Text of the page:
West Wales News Review — analysis with a sustainability slant

Japanese knotweed invasion defeats council finances

See also the Carmarthenshire Herald, July 29th, p.2

If you see menacing Japanese knotweed on private land near your property, don’t think about asking the council to issue a Community Protection Notice. Carmarthenshire’s Executive Board agreed this week (July 26) not to get involved in problems of Japanese knotweed, and other invasive non-native plants, like Himalayan balsam, on land it does not own. The council will continue to remove Japanese knotweed from its own properties.

Japanese knotweed can grow a metre a month, a new plant can appear from a single centimetre of chopped stem, and in 2015 the UK government estimated that national eradication would cost around £1.5 billion. The cost and work involved in removing the weed can stop property sales and blight whole areas. The plants can crack concrete and other construction materials, and crowd out other species, diminishing biodiversity.


Japanese knotweed can grow as fast as one metre a month 

Carmarthenshire’s problem is lack of money to tackle both Japanese knotweed and Himalayan balsam, which have been spreading over the county, especially along the banks of rivers and streams. The Executive Board is asking the Welsh Local Government Association to urge the Welsh Government to find more cash for the control of invasive plants, which the Home Office now regards as an anti-social behaviour problem.

The Home Office does not go so far as to blame the plants, but places responsibility on owners of land which the weeds have invaded. The Anti-social Behaviour, Crime and Policing Act 2014 gives local councils and the police power to order landowners to control invasive species, by issuing a Community Protection Notice which, if ignored, could trigger a fine – as high as £20,000 for companies.

But the county council is very wary of using Community Protection Notices for weed control. Legal advice to the Executive Board pointed out that there are “few means available to landowners to physically tackle Japanese knotweed, and these are of limited effect”. It is quite possible, the Executive Board heard, that the requirements specified in a notice might not work. The available methods are also expensive, which would provide recipients of a notice with a valid ground of appeal.

Council experts concluded that investigation and enforcement to remediate invasive species would be very time consuming and “therefore very resource intensive on the officers of the section”.

Individuals and groups do have the possibility of pulling a ‘community trigger’ to require a local authority and the police to undertake a case review and consider what can be done to resolve the problem, so Carmarthenshire might yet be drawn into this knotty issue.

That is, if the insect attack fails. Plant lice called Aphalara itadori have been imported from Japan to feed on knotweed infestations. The idea is for the lice to weaken the plants so that their growth is stunted, the BBC reported last week.

This is a foray into the unknown, because no one knows exactly how the lice will react with plant and animal life in their surroundings, but other methods have failed to stop the inexorable spread of the weed pest.



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2 thoughts on “Japanese knotweed invasion defeats council finances

  1. Apologies for the delay, fascinating comment. I had read that frequent cutting makes it much less vigorous — but that generally means voluntary cutters because councils don’t have the money to fund eradication. Some new research programmes on usage would seem a great idea, given the escalating extent of the plant. Maybe Swansea University — apparently the Upper Swansea Valley is notorious for knotweed infestation.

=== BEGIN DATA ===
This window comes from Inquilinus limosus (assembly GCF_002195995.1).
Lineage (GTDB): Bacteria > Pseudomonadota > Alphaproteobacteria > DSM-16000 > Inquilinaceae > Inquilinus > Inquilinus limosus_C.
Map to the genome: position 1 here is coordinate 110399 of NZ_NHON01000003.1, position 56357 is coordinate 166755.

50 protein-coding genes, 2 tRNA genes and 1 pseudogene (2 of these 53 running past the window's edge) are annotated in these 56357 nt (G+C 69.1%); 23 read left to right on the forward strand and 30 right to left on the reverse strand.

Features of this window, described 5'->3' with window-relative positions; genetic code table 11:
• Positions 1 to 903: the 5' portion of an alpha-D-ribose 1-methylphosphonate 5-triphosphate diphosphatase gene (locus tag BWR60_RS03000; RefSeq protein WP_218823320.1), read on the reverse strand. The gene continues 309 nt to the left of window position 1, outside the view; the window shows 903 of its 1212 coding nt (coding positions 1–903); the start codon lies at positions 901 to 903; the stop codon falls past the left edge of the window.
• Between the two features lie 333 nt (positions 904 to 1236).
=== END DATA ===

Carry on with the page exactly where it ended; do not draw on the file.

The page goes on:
2. Sian Caiach on said:

    This certainly is a big problem but looking at the legal situation for Knotweed it specifies that it is unlawful to encourage it in the “wild” or spread it by removing its roots which are rhizomes, a tiny portion of which can grow back an entire plant. I’m not sure that allowing to grow into next door’s garden is encouraging it in the wild and CCC has certainly not been helpful where Knotweed has spread from its own land into neighbouring private properties, simply treating the source not the spread.

    It was originally imported as an asparagus substitute and produces similar spears before the huge bush emerges. It is not poisonous. I have tried the spears well boiled and its similar to asparagus but not by my personal taste, as nice.

    It is fantastically rampant here and maybe we could innovate to take advantage of the bounty?. As collecting the green part of the plant without roots or intention of releasing to the wild is perfectly legal, isn’t it time we started using it for animal fodder or a dried form for Holland and Barrett? The spears look quite phallic and certainly appear to put on a few centimeters quite rapidly, with no effort.

    CCC only deals with it using toxic weedkiller, usually, but it can be dealt with by cutting down to the ground several times a year which probably does the job of weakening just as well as natural invertebrate hosts, and has the advantage of being more focused. When found on verges it never seems to spread into fields with livestock,either they eat it or trample it or both. My own pet goats are partial to it but it does have a laxative effect if they eat a lot of it. Another research opportunity for Holland and Barrett?

    Cutting it carefully by hand and disposing responsibly should at least be considered and landowners encouraged to do so without danger to their pets, livestock or watercourses. One local here in Pwll eradicated it by stamping on all the spears when they emerged spreading from adjacent land. After a few years it gave up the invasion plan.

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